Russian Oil Is Trading Closer to $100 Than the G-7 Price Cap

Russian oil is continuing to rise, defying an increasingly redundant price cap put in place by the Group of Seven and its allies.

(Bloomberg) — Russian oil is continuing to rise, defying an increasingly redundant price cap put in place by the Group of Seven and its allies. 

Crude from the country’s western ports has rallied along with headline futures in recent days, Argus Media Ltd. data show. Russia’s flagship Urals grade is trading at $85.35 a barrel from the Baltic port of Primorsk and $86 from the Black Sea port of Novorossiysk.

G-7 officials have been long indicating that they have no intention of revisiting the cap for the time being, despite spot prices surging far above the threshold for Russian exports, which is $60 a barrel when Western shipping or insurance services are involved. The measure is designed to limit Moscow’s oil revenues while keeping the nation’s barrels flowing.

After Russia’s invasion of Ukraine its crude supplies plunged to deep discounts relative to global markets, at times trading more than $30 cheaper than benchmark Brent prices. But over the last few months, its barrels have steadily been rallying both in absolute and relative terms. 

That’s in part because the country has, in tandem with Saudi Arabia, been reducing its seaborne shipments. The curbs have had the twin effects of tightening the global crude market and boosting the premiums of precisely the type of crude that the two countries pump.

Since Urals, which shipped from Russia’s western ports, first breached the price cap in mid-July, US officials have argued that the policy has still helped to divert revenues away from battlefields in Ukraine. Russia has assembled a burgeoning fleet of shadowy tankers, which is cash that could have been deployed in the military, they argue.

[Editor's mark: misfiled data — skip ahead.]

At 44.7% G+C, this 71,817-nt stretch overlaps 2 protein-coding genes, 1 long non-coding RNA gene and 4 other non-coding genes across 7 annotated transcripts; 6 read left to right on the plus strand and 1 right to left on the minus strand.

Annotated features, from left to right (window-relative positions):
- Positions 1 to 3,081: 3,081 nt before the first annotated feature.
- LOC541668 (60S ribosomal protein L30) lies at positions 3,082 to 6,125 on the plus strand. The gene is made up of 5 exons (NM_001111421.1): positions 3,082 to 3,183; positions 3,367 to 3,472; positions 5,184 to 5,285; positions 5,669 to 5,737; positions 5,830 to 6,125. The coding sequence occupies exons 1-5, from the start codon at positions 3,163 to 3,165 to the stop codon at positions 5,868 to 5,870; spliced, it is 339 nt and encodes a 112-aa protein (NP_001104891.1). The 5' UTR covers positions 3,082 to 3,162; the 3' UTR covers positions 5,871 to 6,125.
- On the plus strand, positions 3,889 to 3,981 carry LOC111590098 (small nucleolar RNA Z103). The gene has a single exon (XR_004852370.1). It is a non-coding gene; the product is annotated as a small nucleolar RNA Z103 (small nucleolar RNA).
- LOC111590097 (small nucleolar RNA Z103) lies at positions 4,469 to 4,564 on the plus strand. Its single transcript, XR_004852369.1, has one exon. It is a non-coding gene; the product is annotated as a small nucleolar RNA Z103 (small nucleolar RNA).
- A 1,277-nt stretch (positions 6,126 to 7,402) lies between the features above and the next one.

But surging crude prices are a sign that any benefits from the cap is diminishing, particularly given the continued involvement of European insurers and shipowners in Russian oil exports. 

To avoid falling afoul of sanctions, European service providers need to receive a sheet of paper pledging a cargo was purchased below $60 a barrel. Most rarely have any true insight into a shipment’s value, so many are continuing to trade into Russia despite current price levels. 

Read More: Tanker Tricks on the High Seas Expose Shadowy Russian Oil Trade

The discount for Urals stood at about $13 a barrel to Dated Brent on Wednesday. It was about $21 cheaper than the same benchmark three months earlier.

–With assistance from Ewa Krukowska, Alberto Nardelli and Alaric Nightingale.

(Updates with additional context from fourth paragraph.)

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